Project Sustainability – Part 2: Communication Planning Continued

In my last blog I introduced the topic of sustainability and project management. I discussed how to incorporate sustainability processes into the life cycle of a project. My first area of discussion was communication planning.

To continue the discussion, I would like to add a few more layers to communication planning. Typically we’ll map out the stakeholders of a project and assess their involvement in the project. Based on this assessment, we’ll build a communication plan, incorporating who we need to communicate with, how we need to communicate, and what tools we intend to use to communicate.

In most cases, we have stakeholders that are located remotely to us. Communication with these stakeholders requires an ongoing mixture of e-mails, net-meetings, conference calls, direct phone calls, and person to person. The question is, how are we managing this communication and is it sustainable?

Lets look at waste within our processes and tools. Do we waste anything within our ongoing communication? Surveys suggest that managers within North America receive an average of about 250-300 e-mails a day. Most of the e-mails received are copies of copies, digital back-ups, legal checks, cc’s and bcc’s. All of this is done in the name of “due diligence.” Is it necessary? In many cases the answer is, “no!” However, general practice suggests that if you’re not sure whether or not you should send someone something, send it anyways.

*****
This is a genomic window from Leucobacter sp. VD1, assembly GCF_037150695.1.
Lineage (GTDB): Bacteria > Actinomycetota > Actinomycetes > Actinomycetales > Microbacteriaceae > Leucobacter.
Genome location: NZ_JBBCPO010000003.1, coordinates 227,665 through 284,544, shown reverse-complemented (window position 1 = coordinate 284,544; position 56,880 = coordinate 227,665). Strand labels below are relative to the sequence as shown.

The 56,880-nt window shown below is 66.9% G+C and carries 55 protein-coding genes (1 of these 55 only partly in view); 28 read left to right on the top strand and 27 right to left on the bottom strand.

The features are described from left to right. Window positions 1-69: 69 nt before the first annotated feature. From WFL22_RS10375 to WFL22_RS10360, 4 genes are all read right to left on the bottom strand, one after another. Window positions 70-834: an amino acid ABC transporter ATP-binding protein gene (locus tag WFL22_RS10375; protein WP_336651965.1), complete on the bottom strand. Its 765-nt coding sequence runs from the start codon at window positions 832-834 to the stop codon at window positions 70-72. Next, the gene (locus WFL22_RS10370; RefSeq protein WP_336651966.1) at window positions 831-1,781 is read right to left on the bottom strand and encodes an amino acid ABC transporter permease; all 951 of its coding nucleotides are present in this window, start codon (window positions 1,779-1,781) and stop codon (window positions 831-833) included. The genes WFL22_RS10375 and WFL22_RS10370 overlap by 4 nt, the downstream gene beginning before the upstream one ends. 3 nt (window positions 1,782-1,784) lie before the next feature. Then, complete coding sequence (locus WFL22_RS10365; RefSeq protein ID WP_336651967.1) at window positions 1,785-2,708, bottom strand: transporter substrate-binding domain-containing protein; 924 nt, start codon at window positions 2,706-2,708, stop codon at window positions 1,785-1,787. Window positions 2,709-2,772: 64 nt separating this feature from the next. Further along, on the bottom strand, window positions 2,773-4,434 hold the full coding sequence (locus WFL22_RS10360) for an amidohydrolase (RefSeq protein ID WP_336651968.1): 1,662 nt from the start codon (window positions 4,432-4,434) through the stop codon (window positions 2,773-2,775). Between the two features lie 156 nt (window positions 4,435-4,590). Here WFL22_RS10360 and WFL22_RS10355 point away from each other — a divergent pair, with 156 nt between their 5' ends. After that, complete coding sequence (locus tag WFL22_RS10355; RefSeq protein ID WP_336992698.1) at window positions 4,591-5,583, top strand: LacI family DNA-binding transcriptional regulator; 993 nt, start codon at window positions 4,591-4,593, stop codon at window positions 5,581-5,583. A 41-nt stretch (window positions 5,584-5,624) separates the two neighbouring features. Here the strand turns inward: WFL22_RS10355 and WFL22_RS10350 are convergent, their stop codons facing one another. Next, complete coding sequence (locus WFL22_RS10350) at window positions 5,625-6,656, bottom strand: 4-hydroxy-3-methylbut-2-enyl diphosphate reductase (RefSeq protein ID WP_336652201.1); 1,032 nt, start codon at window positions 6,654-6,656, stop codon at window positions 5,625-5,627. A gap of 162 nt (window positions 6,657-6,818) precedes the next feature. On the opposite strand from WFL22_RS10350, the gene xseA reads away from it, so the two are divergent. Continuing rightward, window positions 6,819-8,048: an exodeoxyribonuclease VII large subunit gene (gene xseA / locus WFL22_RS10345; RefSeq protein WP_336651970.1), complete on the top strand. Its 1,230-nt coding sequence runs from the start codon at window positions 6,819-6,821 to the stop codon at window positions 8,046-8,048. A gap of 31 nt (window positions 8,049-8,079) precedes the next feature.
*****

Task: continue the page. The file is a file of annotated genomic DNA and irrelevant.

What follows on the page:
The results are bandwidth problems, server capacity problems, hard-drive capacity problems, infrastructure problems and general product functionality demands. All of these technologies require power and basic chemical composition of hardware components composed of many petrochemical sub-components and materials from war-torn countries. All of which break “sustainability” rules. To be good stewards of “sustainability,” we need to reduce waste, use chemical products and bi-products that are ecologically friendly, have little to no petrochemical components, and are purchased from areas of the world that are politically stable, and the ecology and community are in no way exploited.

Ask yourself whether the tools that your project community uses to communicate meet these rules of “sustainability.” If you can’t honestly say that you adhere to these rules, are the true costs of your project reflected in your project plans and communicated openly to all stakeholders, including the community at large?

Larry T Barnard
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